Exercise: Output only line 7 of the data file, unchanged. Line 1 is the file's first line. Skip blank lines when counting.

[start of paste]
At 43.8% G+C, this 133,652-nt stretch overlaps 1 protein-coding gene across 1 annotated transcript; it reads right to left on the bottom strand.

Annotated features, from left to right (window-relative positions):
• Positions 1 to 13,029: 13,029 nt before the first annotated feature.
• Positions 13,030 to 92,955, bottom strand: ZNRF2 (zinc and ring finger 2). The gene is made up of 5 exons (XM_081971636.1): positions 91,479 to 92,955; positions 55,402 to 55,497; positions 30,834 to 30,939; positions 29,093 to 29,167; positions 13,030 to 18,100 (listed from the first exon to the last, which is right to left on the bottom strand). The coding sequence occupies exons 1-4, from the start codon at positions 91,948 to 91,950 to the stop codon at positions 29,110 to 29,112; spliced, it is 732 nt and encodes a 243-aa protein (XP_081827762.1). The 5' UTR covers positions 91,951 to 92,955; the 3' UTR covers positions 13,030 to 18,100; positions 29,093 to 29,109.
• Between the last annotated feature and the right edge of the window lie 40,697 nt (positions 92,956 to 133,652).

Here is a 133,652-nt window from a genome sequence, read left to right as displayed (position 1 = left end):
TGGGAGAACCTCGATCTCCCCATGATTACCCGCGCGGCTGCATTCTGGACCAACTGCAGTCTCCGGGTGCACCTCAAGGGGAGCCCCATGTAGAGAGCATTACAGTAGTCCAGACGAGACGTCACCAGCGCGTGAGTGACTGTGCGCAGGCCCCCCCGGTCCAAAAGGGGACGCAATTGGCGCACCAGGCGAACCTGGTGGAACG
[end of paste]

TGGGAGAACCTCGATCTCCCCATGATTACCCGCGCGGCTGCATTCTGGACCAACTGCAGTCTCCGGGTGCACCTCAAGGGGAGCCCCATGTAGAGAGCATTACAGTAGTCCAGACGAGACGTCACCAGCGCGTGAGTGACTGTGCGCAGGCCCCCCCGGTCCAAAAGGGGACGCAATTGGCGCACCAGGCGAACCTGGTGGAACG